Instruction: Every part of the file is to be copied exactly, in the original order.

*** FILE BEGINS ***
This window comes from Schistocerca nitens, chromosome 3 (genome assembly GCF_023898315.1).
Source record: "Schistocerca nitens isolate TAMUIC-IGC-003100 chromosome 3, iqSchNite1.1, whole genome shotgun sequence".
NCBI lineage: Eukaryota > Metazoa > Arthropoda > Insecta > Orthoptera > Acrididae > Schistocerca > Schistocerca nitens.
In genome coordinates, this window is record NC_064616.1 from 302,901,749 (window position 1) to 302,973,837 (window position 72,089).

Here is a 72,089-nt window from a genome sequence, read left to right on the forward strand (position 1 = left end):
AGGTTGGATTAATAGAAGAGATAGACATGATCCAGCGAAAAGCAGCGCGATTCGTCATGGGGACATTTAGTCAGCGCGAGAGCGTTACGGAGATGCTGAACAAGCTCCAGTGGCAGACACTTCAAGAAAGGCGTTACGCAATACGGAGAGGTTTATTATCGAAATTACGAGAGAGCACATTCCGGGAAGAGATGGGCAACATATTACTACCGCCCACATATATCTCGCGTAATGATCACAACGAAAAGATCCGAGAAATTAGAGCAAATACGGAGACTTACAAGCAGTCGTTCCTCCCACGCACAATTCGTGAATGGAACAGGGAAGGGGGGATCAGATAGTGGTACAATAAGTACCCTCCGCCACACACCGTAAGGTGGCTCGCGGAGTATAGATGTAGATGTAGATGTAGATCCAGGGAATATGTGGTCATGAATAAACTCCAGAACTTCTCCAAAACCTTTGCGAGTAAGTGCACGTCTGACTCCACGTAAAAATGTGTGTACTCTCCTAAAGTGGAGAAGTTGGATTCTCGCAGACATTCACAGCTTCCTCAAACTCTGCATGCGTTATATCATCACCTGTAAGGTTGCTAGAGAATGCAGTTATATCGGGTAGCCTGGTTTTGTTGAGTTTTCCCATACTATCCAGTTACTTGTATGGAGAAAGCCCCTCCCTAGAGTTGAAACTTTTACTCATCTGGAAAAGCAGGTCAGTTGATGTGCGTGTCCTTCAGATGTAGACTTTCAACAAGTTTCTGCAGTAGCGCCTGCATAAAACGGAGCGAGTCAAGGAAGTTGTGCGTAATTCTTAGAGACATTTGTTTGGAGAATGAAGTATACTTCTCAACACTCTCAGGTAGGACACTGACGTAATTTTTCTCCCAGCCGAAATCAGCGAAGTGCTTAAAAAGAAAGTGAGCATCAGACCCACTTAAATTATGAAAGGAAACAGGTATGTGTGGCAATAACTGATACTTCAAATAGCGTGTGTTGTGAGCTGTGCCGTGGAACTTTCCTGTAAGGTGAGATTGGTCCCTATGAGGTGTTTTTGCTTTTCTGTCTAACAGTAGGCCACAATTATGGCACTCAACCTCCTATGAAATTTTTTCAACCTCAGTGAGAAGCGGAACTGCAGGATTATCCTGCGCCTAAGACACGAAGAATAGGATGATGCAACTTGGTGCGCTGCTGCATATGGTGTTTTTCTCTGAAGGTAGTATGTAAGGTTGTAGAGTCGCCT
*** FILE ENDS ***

This window comes from Schistocerca nitens, chromosome 3 (genome assembly GCF_023898315.1).
Source record: "Schistocerca nitens isolate TAMUIC-IGC-003100 chromosome 3, iqSchNite1.1, whole genome shotgun sequence".
NCBI lineage: Eukaryota > Metazoa > Arthropoda > Insecta > Orthoptera > Acrididae > Schistocerca > Schistocerca nitens.
In genome coordinates, this window is record NC_064616.1 from 302,901,749 (window position 1) to 302,973,837 (window position 72,089).

Here is a 72,089-nt window from a genome sequence, read left to right on the forward strand (position 1 = left end):
AGGTTGGATTAATAGAAGAGATAGACATGATCCAGCGAAAAGCAGCGCGATTCGTCATGGGGACATTTAGTCAGCGCGAGAGCGTTACGGAGATGCTGAACAAGCTCCAGTGGCAGACACTTCAAGAAAGGCGTTACGCAATACGGAGAGGTTTATTATCGAAATTACGAGAGAGCACATTCCGGGAAGAGATGGGCAACATATTACTACCGCCCACATATATCTCGCGTAATGATCACAACGAAAAGATCCGAGAAATTAGAGCAAATACGGAGACTTACAAGCAGTCGTTCCTCCCACGCACAATTCGTGAATGGAACAGGGAAGGGGGGATCAGATAGTGGTACAATAAGTACCCTCCGCCACACACCGTAAGGTGGCTCGCGGAGTATAGATGTAGATGTAGATGTAGATCCAGGGAATATGTGGTCATGAATAAACTCCAGAACTTCTCCAAAACCTTTGCGAGTAAGTGCACGTCTGACTCCACGTAAAAATGTGTGTACTCTCCTAAAGTGGAGAAGTTGGATTCTCGCAGACATTCACAGCTTCCTCAAACTCTGCATGCGTTATATCATCACCTGTAAGGTTGCTAGAGAATGCAGTTATATCGGGTAGCCTGGTTTTGTTGAGTTTTCCCATACTATCCAGTTACTTGTATGGAGAAAGCCCCTCCCTAGAGTTGAAACTTTTACTCATCTGGAAAAGCAGGTCAGTTGATGTGCGTGTCCTTCAGATGTAGACTTTCAACAAGTTTCTGCAGTAGCGCCTGCATAAAACGGAGCGAGTCAAGGAAGTTGTGCGTAATTCTTAGAGACATTTGTTTGGAGAATGAAGTATACTTCTCAACACTCTCAGGTAGGACACTGACGTAATTTTTCTCCCAGCCGAAATCAGCGAAGTGCTTAAAAAGAAAGTGAGCATCAGACCCACTTAAATTATGAAAGGAAACAGGTATGTGTGGCAATAACTGATACTTCAAATAGCGTGTGTTGTGAGCTGTGCCGTGGAACTTTCCTGTAAGGTGAGATTGGTCCCTATGAGGTGTTTTTGCTTTTCTGTCTAACAGTAGGCCACAATTATGGCACTCAACCTCCTATGAAATTTTTTCAACCTCAGTGAGAAGCGGAACTGCAGGATTATCCTGCGCCTAAGACACGAAGAATAGGATGATGCAACTTGGTGCGCTGCTGCATATGGTGTTTTTCTCTGAAGGTAGTATGTAAGGTTGTAGAGTCGCCT